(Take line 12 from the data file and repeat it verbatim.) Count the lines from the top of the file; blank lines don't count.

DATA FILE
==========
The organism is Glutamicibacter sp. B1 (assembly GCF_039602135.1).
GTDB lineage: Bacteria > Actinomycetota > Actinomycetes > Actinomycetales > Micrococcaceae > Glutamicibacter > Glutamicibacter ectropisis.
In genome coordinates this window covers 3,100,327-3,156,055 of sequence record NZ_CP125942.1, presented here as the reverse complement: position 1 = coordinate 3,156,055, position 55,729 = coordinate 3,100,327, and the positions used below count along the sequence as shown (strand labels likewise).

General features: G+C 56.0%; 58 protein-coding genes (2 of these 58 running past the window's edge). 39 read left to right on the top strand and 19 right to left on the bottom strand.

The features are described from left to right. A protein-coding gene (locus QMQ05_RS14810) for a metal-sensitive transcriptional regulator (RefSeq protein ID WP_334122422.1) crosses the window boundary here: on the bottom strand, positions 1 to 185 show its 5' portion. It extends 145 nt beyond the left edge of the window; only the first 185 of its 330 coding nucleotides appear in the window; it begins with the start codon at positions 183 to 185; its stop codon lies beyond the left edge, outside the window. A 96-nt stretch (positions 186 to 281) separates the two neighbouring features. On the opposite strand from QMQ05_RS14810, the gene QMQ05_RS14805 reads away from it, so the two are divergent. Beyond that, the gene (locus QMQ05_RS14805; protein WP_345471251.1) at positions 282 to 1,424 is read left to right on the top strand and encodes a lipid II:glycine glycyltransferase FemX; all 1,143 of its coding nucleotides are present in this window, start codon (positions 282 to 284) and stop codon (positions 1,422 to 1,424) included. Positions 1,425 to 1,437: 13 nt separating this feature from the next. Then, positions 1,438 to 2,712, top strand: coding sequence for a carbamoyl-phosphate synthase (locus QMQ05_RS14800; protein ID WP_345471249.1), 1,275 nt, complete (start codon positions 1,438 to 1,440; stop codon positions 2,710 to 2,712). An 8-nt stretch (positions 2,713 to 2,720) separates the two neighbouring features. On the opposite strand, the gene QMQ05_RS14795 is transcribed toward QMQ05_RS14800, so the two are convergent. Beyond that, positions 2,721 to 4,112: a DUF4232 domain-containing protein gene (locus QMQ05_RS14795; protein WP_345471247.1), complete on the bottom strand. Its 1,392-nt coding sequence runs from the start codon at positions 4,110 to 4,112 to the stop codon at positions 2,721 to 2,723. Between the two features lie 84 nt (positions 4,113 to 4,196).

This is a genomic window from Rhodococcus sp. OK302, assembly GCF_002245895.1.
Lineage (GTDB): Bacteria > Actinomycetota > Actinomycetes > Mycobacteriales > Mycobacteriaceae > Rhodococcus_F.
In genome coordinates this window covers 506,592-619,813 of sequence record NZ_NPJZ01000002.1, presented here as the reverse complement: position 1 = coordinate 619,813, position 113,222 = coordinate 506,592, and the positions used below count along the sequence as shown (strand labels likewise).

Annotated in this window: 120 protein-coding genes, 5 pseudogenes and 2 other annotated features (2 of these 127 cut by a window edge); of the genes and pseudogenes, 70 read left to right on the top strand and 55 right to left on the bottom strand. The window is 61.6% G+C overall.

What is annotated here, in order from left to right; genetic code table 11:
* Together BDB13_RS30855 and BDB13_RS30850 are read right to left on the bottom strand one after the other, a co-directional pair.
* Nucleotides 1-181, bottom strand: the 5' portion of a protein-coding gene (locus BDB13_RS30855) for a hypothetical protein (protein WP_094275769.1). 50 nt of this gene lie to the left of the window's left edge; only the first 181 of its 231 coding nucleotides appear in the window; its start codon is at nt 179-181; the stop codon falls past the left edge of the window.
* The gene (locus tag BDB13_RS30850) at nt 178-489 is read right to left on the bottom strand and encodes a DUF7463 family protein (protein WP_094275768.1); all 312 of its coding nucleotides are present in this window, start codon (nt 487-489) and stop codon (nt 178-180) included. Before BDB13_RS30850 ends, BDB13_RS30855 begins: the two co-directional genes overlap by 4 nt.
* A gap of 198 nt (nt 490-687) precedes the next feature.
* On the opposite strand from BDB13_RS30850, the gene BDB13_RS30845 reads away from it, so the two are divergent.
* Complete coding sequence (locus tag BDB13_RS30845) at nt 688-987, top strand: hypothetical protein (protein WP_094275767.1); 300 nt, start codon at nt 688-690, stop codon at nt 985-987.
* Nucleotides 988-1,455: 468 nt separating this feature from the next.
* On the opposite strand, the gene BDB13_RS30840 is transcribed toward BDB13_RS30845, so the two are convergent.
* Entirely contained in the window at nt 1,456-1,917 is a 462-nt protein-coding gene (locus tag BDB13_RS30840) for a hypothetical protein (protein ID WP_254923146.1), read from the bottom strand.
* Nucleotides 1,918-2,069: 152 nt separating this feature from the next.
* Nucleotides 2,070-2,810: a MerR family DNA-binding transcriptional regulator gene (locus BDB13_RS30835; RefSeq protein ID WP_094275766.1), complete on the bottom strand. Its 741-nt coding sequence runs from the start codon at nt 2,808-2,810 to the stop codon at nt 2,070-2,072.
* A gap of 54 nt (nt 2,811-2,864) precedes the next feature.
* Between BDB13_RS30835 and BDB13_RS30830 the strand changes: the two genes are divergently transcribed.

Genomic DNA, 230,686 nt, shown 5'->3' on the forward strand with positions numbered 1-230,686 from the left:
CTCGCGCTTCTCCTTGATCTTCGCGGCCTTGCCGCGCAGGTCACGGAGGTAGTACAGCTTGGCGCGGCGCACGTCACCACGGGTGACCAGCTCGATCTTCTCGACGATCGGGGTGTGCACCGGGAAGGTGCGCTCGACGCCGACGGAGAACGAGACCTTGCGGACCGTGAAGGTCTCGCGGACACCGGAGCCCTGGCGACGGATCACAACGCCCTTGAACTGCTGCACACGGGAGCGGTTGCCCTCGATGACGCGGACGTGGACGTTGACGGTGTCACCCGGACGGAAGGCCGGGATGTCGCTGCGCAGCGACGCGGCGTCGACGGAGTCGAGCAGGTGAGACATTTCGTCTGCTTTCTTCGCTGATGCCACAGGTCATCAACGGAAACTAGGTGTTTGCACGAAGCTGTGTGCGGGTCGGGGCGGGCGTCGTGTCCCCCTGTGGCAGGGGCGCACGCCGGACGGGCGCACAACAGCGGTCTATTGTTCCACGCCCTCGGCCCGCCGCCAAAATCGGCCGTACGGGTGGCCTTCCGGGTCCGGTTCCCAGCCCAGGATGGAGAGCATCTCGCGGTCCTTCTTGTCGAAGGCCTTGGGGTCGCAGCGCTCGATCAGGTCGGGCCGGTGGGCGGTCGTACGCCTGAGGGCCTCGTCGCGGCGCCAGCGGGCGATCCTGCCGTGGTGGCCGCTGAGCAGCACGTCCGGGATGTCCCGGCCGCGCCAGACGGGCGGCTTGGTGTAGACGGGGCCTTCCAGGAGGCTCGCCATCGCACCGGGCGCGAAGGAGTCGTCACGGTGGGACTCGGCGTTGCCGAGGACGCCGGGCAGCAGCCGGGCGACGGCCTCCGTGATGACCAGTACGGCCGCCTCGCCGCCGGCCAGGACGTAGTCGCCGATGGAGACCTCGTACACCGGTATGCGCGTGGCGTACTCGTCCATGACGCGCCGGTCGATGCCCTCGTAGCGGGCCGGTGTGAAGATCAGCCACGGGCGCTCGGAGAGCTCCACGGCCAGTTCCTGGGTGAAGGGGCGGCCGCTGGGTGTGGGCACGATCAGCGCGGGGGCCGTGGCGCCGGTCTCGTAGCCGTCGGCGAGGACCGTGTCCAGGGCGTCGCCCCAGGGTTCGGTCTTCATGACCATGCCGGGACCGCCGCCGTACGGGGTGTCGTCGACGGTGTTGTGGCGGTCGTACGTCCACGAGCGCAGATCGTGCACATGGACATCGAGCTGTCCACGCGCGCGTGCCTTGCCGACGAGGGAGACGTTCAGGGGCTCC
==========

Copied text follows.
* Nucleotides 1-181, bottom strand: the 5' portion of a protein-coding gene (locus BDB13_RS30855) for a hypothetical protein (protein WP_094275769.1). 50 nt of this gene lie to the left of the window's left edge; only the first 181 of its 231 coding nucleotides appear in the window; its start codon is at nt 179-181; the stop codon falls past the left edge of the window.